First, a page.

Several schools reopened here on Tuesday after remaining closed for over three months due to the unannounced shutdown following the Centre’s decision to abrogate Article 370 provisions, even as life was inching towards normalcy in Kashmir, officials said.

The move by several private schools to resume classes came as public transport has started to ply in the Valley and life was fast returning to normalcy, they said.

The managements have decided to open the schools from 10 a.m. to 1 p.m. and students have been asked to come without wearing the uniform, the officials said.

The city and most areas elsewhere in the valley saw a significant improvement in the movement of public transport on Monday.

The officials said the intra-district as well as the inter-district connectivity has improved significantly.

Auto-rickshaws and inter-district cabs have been plying for a while now, but in the last few days, the movement of intra-district cabs across the valley has also increased, they added.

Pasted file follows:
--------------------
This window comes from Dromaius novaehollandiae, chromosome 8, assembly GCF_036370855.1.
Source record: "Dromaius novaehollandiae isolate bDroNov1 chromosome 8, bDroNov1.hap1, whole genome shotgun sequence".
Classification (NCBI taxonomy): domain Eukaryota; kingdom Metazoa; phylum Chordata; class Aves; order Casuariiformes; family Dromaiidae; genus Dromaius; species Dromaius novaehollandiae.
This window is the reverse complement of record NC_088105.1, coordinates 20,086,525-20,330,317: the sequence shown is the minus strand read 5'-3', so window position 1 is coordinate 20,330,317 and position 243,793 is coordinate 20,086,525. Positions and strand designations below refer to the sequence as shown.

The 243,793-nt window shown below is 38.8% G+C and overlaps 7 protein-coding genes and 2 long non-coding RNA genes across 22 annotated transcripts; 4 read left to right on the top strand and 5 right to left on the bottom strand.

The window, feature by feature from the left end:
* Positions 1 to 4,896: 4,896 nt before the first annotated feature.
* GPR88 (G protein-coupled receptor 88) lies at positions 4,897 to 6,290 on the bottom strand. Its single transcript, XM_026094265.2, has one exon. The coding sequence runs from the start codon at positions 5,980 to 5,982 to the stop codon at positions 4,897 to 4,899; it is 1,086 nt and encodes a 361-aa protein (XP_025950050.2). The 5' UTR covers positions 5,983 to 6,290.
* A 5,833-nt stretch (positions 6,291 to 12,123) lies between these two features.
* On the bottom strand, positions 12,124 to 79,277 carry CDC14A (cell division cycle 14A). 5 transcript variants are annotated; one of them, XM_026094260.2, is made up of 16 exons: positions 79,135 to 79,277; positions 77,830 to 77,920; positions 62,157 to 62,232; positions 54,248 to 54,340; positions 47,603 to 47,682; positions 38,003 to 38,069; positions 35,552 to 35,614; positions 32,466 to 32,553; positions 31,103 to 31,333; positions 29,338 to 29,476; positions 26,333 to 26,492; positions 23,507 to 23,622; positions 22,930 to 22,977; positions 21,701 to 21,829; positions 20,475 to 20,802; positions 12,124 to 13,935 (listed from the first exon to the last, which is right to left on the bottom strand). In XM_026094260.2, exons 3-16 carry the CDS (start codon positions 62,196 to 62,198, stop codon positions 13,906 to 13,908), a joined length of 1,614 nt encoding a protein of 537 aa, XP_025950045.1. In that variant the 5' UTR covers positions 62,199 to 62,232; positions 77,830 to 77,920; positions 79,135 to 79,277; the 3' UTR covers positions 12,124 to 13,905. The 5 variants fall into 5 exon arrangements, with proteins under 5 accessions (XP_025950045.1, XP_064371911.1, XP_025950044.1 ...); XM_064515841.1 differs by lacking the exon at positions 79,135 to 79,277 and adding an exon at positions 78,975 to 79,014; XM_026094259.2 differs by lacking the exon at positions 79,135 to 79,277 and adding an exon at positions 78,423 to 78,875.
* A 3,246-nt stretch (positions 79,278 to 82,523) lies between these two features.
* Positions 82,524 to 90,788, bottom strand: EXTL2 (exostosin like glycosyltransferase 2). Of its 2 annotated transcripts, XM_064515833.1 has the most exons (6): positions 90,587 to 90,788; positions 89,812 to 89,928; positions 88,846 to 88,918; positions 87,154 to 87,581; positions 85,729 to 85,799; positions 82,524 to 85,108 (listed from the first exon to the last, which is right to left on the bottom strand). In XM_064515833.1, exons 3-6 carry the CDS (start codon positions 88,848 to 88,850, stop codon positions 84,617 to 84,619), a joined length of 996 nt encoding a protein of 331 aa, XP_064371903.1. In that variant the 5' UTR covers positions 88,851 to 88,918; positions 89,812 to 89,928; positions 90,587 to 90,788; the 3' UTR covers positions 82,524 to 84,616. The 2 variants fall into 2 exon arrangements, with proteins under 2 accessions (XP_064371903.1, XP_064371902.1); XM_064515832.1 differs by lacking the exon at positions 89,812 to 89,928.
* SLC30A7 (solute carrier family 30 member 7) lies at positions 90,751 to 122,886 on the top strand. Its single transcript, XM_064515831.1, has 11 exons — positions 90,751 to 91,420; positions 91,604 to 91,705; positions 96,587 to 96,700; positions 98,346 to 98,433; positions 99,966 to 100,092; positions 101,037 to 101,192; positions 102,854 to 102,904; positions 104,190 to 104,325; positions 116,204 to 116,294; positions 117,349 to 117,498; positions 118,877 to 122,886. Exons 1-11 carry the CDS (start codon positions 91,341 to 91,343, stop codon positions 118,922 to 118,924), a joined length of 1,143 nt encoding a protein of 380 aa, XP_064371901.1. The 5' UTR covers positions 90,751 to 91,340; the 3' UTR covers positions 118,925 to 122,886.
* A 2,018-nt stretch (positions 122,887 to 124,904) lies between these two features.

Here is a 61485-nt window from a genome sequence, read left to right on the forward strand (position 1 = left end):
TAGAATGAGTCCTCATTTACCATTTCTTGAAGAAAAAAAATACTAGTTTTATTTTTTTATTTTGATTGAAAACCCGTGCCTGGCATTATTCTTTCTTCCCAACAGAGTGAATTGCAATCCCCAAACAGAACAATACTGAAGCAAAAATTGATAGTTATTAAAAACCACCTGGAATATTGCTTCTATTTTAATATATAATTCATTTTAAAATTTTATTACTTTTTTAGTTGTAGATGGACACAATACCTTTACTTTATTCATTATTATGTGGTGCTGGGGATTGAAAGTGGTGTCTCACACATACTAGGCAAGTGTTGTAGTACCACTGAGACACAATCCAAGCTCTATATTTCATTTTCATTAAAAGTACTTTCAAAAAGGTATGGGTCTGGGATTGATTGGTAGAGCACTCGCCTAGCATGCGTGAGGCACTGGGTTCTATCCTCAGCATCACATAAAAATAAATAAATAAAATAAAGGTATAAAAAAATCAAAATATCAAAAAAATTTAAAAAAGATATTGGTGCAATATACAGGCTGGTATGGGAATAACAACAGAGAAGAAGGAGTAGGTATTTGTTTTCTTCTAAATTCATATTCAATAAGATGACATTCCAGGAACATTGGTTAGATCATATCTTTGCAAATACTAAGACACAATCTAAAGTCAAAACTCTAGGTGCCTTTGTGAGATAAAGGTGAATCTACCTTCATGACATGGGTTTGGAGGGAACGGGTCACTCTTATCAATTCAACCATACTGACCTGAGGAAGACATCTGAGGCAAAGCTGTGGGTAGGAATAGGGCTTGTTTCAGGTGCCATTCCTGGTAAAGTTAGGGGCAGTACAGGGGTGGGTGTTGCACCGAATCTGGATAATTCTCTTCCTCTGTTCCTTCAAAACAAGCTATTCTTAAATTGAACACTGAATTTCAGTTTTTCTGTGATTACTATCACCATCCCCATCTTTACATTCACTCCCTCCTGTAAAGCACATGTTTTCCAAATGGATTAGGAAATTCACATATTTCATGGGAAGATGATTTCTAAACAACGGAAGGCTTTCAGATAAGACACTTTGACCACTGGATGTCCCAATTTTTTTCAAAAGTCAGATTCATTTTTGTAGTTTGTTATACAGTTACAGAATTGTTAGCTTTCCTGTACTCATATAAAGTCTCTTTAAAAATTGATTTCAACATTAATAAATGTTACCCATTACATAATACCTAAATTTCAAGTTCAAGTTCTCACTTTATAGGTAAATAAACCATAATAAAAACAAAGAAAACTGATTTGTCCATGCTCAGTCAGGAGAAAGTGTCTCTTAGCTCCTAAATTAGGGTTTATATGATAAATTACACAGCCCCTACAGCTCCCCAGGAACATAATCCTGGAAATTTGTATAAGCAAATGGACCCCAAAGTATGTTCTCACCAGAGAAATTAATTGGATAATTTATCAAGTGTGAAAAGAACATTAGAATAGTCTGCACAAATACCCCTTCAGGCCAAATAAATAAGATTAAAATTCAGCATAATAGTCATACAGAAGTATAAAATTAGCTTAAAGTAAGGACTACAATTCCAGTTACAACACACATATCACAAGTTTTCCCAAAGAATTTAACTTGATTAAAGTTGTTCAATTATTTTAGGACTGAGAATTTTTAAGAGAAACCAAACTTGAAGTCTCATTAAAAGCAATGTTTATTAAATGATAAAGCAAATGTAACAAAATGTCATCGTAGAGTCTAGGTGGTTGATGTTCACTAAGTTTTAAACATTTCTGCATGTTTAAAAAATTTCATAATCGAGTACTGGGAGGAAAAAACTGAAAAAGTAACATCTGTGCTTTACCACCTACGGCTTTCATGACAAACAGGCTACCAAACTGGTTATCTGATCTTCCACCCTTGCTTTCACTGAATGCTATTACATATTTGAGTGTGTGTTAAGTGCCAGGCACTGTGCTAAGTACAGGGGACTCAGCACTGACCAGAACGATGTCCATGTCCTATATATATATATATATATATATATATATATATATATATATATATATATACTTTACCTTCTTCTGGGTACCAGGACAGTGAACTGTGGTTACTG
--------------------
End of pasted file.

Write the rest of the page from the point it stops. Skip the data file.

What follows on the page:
The officials said the private transport was plying unhindered.

On Sunday, the rail service from Srinagar to Banihal also resumed.

The train service in the valley was suspended due to security reasons on August 3 — days before the Centre abrogated the Jammu and Kashmir’s special status under Article 370 of the Constitution and bifurcated the state into two Union territories.

The Centre’s decision on August 5 led to an unannounced shutdown in the valley even as authorities imposed severe restrictions which were later gradually eased out.

While the shutdown continued in some areas, markets at most places have been following a new pattern of functioning — opening early morning till around the noon.

The shopkeepers down their shutters in the afternoon — at some places in the late afternoon — to join the protest against the abrogation of the special status of the state, the officials said, adding a few shops in the civil lines of the city remained open throughout the day on Monday.

Pre-paid mobile phones and all internet services in the Valley continue to remain suspended since August 5.

Most of the top level and second rung separatist leaders have been taken into preventive custody, while mainstream leaders including two former chief ministers — Omar Abdullah and Mehbooba Mufti — have been either detained or placed under house arrest.

The government has detained former chief minister and sitting Lok Sabha MP from Srinagar Farooq Abdullah under the controversial Public Safety Act, a law enacted by his father and National Conference founder Sheikh Mohammad Abdullah in 1978 when he was the chief minister.
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